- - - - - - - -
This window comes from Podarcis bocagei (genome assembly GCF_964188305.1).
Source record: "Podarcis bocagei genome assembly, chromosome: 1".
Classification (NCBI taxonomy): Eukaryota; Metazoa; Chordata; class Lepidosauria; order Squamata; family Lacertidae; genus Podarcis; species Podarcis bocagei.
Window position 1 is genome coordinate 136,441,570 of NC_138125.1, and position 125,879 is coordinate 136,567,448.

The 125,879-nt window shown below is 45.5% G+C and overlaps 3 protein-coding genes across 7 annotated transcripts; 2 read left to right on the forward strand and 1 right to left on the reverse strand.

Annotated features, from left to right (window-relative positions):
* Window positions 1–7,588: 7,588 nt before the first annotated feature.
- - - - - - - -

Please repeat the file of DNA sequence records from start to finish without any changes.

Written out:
This window comes from Podarcis bocagei (genome assembly GCF_964188305.1).
Source record: "Podarcis bocagei genome assembly, chromosome: 1".
Classification (NCBI taxonomy): Eukaryota; Metazoa; Chordata; class Lepidosauria; order Squamata; family Lacertidae; genus Podarcis; species Podarcis bocagei.
Window position 1 is genome coordinate 136,441,570 of NC_138125.1, and position 125,879 is coordinate 136,567,448.

The 125,879-nt window shown below is 45.5% G+C and overlaps 3 protein-coding genes across 7 annotated transcripts; 2 read left to right on the forward strand and 1 right to left on the reverse strand.

Annotated features, from left to right (window-relative positions):
* Window positions 1–7,588: 7,588 nt before the first annotated feature.